Know your Airline Compensation Rights & Restrictions
There’s nothing worse than having a flight disrupted. Annoying security lines, limited leg room, and bad food are a given, but we all expect to get what we paid for - getting to our destination on time. So what happens when that doesn’t happen? In most cases, you’ll have to deal directly with the airline; a frustrating process. What a hassle!
There’s good news if you’re flying international on a European airline. The EU law 261 entitles customers to regulated compensation that are much more generous than American laws. There’s also AirHelp, one of the leading companies who get your compensation for delayed or cancelled flights for you. I had a flight from New York to Paris that was cancelled, and AirHelp got me $1,300! And it only took about fifteen minutes of my time to file with them.
Unfortunately, Americans do not have access to such services when dealing with American airlines because US laws do not allow it. But still, it is important to know your customer rights to avoid getting swindled out of compensation. So what are they?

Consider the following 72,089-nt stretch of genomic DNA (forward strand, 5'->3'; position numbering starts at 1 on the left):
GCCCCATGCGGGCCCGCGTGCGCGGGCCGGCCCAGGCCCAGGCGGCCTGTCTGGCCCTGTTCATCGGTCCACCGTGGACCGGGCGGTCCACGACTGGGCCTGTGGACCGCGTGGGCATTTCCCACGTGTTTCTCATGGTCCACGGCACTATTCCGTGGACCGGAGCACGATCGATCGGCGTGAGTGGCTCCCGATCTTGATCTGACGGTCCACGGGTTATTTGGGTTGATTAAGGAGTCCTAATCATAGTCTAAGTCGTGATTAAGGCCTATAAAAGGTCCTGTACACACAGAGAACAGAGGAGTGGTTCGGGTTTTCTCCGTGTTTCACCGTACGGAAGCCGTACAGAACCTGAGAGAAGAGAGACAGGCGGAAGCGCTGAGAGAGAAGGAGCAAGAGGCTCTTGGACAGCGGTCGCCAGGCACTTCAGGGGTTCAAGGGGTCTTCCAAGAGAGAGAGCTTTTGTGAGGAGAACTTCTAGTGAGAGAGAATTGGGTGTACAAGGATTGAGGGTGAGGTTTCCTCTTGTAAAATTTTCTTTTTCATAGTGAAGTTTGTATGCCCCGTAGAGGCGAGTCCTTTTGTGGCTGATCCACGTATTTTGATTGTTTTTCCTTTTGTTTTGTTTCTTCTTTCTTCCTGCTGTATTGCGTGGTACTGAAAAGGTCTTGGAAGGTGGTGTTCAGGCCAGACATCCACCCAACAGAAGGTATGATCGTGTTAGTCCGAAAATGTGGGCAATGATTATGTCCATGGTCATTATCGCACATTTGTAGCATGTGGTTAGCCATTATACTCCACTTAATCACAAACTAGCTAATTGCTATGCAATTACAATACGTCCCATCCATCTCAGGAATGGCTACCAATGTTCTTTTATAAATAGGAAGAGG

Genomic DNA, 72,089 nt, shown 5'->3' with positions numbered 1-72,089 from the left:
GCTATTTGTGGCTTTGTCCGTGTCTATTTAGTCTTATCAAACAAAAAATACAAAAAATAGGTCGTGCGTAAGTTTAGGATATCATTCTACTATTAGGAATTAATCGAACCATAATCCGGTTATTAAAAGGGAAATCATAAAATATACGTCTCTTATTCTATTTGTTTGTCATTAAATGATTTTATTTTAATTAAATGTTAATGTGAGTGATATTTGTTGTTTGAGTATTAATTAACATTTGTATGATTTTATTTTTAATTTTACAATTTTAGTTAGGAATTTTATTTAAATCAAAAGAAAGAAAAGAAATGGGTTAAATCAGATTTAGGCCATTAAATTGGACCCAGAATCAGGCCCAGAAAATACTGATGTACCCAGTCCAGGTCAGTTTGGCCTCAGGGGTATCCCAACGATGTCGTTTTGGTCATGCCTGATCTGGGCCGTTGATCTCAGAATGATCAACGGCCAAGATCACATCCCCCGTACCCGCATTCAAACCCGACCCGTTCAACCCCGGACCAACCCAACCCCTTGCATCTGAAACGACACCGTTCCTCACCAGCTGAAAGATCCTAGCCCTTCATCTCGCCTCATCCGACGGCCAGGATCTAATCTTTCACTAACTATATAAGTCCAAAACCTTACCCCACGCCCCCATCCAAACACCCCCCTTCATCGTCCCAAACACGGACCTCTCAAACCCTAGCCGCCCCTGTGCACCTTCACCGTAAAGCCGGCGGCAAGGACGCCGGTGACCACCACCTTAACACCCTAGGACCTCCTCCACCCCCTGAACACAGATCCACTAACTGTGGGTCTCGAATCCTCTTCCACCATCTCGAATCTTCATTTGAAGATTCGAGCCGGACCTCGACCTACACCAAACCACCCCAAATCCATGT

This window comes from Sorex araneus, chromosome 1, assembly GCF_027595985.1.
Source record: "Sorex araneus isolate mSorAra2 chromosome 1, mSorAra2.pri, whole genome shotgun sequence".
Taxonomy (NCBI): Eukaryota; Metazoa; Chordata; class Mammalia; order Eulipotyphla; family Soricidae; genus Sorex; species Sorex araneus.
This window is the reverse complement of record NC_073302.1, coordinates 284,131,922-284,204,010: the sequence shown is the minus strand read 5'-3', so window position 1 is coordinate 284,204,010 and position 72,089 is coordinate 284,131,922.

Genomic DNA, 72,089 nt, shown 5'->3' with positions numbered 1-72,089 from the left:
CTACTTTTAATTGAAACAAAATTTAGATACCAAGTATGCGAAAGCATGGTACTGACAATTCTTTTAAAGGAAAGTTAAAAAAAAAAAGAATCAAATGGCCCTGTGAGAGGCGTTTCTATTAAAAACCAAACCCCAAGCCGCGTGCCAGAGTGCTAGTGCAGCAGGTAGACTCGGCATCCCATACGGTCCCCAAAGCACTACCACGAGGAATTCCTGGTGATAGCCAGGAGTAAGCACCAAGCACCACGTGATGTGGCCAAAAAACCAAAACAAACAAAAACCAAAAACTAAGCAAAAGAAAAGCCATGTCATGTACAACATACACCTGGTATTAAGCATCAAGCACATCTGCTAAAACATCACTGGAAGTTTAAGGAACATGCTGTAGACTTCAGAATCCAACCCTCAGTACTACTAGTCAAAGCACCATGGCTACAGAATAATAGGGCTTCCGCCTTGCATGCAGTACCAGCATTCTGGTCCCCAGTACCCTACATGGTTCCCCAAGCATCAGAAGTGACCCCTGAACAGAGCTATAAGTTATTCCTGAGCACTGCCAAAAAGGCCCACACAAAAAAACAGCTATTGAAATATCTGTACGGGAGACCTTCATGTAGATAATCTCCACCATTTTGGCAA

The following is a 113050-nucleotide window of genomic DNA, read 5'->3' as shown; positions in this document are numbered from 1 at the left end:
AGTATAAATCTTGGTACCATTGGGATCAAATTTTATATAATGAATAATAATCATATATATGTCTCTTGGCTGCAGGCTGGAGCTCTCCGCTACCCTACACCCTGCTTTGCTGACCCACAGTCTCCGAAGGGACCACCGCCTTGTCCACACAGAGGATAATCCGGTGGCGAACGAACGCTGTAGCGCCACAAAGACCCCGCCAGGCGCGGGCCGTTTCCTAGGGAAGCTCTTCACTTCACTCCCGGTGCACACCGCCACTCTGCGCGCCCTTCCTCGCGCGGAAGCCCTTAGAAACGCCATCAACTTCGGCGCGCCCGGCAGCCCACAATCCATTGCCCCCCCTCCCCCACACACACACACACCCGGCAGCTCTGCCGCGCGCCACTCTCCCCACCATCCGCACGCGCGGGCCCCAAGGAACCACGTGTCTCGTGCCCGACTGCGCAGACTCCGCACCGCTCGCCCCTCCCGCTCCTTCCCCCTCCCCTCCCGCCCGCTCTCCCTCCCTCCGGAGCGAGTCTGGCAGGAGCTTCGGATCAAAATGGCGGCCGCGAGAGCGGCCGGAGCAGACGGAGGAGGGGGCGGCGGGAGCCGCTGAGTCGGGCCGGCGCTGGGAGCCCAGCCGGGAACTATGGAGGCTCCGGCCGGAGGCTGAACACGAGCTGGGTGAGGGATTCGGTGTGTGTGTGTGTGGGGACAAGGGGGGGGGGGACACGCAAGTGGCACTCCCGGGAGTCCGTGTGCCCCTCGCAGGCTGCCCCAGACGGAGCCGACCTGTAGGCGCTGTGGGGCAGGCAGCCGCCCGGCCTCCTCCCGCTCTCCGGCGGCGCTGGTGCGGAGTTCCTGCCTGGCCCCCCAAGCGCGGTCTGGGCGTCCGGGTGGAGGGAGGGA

Often airlines will sell more tickets than they have seats to make sure they’re flights are full. But when passengers don’t cancel and the flight is overbooked, they will begin asking, and then deciding which passengers will surrender their seat. However, only involuntary boarding denials are covered. If you voluntarily surrender your seat in exchange for their offer, you also surrender your right to compensation! Compensation only entitles you to 400% of the one-way fare price, and not to exceed $1,350. Most importantly, you are entitled to cash, so never feel limited to accept vouchers. You can also request payment directly at the airport.
Overall, airline compensation rights are hidden in fine print, but knowing them can end up saving you a lot of money.
Author: Willow Groskreutz